While the macrocosmic sphere of universal causation may well promise perfection, in our microcosmic sphere of human existence we can only strive for unity and balance, healing disturbances in the pattern and trusting each other to help keep balanced. That Lessing has given Shikasta the designation of Planet #5 is significant in her acknowledgement of this “broken” but potentially “green” place as the Celtic centre, as the human sphere of potential unity and balance. Her survivors at the end of Shikasta envision a city structured on the pattern of a 5-pointed star, which not only unites our mythic traditions but also re-asserts the flexibility all such patterns must maintain as they adapt to the “disasters” of Necessity.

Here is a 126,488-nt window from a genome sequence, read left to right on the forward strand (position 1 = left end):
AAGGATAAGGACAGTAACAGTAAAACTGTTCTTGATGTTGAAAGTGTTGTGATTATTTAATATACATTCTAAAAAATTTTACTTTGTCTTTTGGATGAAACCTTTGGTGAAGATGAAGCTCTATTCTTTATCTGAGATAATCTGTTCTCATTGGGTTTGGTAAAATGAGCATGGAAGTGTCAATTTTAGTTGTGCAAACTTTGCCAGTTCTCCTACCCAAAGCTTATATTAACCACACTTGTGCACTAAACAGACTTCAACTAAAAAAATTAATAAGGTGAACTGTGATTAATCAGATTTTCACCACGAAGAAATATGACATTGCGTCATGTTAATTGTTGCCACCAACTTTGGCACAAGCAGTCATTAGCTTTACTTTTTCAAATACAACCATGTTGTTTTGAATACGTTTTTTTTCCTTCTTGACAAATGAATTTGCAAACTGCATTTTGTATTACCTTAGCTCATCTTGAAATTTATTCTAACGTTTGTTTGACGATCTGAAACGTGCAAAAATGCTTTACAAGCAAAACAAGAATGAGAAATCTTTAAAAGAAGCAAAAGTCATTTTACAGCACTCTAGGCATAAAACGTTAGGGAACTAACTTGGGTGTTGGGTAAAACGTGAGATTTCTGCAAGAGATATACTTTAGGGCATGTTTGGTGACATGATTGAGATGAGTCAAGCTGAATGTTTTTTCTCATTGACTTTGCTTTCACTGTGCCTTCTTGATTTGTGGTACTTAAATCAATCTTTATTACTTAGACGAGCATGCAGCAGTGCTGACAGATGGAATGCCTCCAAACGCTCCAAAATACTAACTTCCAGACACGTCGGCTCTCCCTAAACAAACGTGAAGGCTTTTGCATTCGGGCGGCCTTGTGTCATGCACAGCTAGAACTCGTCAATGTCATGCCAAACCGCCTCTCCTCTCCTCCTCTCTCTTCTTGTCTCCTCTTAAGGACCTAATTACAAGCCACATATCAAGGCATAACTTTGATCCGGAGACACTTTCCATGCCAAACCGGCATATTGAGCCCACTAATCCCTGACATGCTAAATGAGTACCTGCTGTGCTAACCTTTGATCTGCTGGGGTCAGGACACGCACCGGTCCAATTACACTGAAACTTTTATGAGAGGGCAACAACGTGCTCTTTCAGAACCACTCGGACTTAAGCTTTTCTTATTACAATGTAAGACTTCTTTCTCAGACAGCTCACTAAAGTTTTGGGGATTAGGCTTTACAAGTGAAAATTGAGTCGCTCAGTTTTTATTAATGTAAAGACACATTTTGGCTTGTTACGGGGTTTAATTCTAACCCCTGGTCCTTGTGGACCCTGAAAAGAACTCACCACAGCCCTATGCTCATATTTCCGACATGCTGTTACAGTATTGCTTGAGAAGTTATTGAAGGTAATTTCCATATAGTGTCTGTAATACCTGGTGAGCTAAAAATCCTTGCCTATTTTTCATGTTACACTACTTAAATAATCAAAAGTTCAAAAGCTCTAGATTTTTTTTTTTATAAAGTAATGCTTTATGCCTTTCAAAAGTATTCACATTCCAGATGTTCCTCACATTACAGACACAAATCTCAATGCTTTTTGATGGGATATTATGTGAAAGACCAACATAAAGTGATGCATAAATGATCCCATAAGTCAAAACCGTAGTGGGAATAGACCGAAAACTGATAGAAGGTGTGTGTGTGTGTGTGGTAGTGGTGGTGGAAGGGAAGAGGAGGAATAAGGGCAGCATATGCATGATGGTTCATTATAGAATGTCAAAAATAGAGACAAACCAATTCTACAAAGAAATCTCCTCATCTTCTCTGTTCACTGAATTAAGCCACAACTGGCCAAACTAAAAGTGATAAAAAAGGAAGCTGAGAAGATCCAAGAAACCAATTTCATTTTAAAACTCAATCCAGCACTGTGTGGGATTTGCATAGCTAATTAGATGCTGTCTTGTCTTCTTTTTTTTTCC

In the Middle Ages, the five-pointed star was already seen as our “astral” self, with its correspondences to the human and divine images (the points outline the head, arms, and legs of our physical pattern). It was further known as the love knot since it could be drawn with no discernible beginning or end, and the ideal knight Sir Gawaine boasted this emblem on his shield to indicate his devotion to the perfect woman, the Virgin Mary. In my book Women Shapeshifters: Transforming the Contemporary Novel, I have offered a diagram to represent Lessing’s Zones (59). Adding this five-pointed pattern to the fifth circle of Celtic unity in which we earlier super-imposed the Star of Judah, we can see why a flat representation of the Celtic Triple Goddess pattern could appear to subsume the individuality of the male in its own balanced triangle as it accepts the cycle of Nature as the perhaps too simple answer to life’s mysteries. Challenging that answer, the patriarchal six-pointed star asserts its opposition and dominates Nature and the female. “Driven out” of Eden, the garden of Nature, it creates a “walled garden” to box Her (and women) in as it resists being “[s]mothered” or buried alive within Her triangular pyramid. This six-pointed pattern is potentially as flexible as its predecessor, as is indicated by the covenant and promise the Judaic God offers Noah after the Flood, a Natural rainbow of concentric circles which are only half visible to the human eye but which promise the universal balance of the sphere. As this dominant myth becomes more and more inflexible, however, the “head” or knowledge of the Other, as indicated by the tip of the inverted triangle, is ignored; man alone is acknowledged as capable of making decisions. Without her “head,” woman is completely enclosed in the “box” of this more limited perception of Nature. This static picture cannot afford to “r(evolve)”; hence, the patterns which sustain us become fixed, and dynamic growth becomes nearly impossible because of this lack of balance.